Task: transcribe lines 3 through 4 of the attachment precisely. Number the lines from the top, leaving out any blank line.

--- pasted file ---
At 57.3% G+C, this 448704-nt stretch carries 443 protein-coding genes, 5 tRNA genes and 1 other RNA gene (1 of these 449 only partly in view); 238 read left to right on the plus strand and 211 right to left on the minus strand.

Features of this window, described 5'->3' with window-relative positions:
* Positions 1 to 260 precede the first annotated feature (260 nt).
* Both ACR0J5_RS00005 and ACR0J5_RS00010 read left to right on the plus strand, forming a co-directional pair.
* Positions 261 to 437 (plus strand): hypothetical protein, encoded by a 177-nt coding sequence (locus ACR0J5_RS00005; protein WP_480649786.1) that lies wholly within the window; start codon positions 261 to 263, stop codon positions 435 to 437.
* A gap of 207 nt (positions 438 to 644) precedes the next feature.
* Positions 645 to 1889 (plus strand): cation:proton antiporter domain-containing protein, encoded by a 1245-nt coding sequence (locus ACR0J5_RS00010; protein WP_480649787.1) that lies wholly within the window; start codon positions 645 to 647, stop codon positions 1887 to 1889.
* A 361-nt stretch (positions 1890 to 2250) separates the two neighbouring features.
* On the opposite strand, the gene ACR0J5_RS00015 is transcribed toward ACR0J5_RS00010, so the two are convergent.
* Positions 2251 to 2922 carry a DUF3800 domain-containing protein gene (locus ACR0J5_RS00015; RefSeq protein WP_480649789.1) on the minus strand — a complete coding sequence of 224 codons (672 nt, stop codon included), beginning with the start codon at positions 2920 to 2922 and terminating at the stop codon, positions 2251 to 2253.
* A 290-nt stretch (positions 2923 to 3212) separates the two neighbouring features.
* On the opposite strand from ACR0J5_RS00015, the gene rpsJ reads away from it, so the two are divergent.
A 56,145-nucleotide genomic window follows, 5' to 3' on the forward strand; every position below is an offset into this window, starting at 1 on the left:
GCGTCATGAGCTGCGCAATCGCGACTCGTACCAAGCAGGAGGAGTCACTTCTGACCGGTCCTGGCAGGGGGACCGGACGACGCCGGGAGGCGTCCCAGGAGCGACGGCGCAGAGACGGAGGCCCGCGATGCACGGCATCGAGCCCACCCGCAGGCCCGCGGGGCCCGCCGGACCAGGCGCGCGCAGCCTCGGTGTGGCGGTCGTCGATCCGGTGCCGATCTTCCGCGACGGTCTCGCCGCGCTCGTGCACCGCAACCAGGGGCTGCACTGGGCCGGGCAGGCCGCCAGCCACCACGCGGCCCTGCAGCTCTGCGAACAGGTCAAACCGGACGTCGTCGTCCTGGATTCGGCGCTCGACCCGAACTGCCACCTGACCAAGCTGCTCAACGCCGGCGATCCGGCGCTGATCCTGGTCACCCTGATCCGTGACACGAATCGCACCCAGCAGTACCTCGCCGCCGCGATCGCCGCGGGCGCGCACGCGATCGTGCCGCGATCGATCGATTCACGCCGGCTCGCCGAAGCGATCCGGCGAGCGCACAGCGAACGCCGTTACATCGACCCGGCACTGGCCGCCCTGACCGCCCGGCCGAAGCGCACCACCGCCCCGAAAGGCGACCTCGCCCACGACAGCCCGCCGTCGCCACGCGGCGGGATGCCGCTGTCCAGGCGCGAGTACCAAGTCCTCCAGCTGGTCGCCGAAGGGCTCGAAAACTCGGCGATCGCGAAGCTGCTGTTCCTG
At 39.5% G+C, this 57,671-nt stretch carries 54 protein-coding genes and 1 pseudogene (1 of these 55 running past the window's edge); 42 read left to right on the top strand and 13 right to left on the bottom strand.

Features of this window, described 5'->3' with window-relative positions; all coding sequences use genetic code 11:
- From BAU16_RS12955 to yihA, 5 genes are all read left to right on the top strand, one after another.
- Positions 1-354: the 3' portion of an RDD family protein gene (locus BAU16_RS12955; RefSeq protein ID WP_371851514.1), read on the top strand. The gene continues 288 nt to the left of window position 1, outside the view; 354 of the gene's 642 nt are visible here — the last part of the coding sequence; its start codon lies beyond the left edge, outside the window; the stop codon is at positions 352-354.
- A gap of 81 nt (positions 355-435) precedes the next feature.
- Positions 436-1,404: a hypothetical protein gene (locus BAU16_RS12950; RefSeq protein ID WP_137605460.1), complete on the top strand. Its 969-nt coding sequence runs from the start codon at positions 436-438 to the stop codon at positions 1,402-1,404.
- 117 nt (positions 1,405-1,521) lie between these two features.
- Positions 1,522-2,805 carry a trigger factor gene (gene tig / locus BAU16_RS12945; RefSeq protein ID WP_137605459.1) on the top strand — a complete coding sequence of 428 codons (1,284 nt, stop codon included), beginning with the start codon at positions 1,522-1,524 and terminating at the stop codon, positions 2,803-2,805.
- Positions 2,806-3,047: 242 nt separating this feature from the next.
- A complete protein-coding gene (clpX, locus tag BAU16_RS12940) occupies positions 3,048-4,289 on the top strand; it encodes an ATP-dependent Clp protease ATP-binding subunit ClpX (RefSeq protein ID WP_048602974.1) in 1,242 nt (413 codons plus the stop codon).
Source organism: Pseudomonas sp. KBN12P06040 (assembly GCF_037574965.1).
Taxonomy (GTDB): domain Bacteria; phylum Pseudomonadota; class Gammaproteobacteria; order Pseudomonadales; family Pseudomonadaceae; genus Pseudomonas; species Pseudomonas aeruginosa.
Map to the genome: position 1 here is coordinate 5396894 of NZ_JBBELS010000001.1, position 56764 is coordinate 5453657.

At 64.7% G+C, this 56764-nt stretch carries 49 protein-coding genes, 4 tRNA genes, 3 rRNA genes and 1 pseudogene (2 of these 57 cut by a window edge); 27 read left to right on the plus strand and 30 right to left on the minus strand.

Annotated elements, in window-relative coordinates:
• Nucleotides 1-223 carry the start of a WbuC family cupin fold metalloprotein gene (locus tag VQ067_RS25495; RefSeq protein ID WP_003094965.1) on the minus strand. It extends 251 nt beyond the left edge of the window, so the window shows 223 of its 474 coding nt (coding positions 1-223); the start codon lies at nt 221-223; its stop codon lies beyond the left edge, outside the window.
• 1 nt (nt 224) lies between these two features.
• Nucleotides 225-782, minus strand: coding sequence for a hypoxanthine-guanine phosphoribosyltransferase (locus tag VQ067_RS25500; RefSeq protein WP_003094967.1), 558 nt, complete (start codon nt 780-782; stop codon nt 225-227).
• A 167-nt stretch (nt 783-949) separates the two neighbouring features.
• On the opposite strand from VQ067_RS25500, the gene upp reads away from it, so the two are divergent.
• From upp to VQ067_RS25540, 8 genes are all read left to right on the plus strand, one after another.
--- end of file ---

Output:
* Positions 1 to 260 precede the first annotated feature (260 nt).
* Both ACR0J5_RS00005 and ACR0J5_RS00010 read left to right on the plus strand, forming a co-directional pair.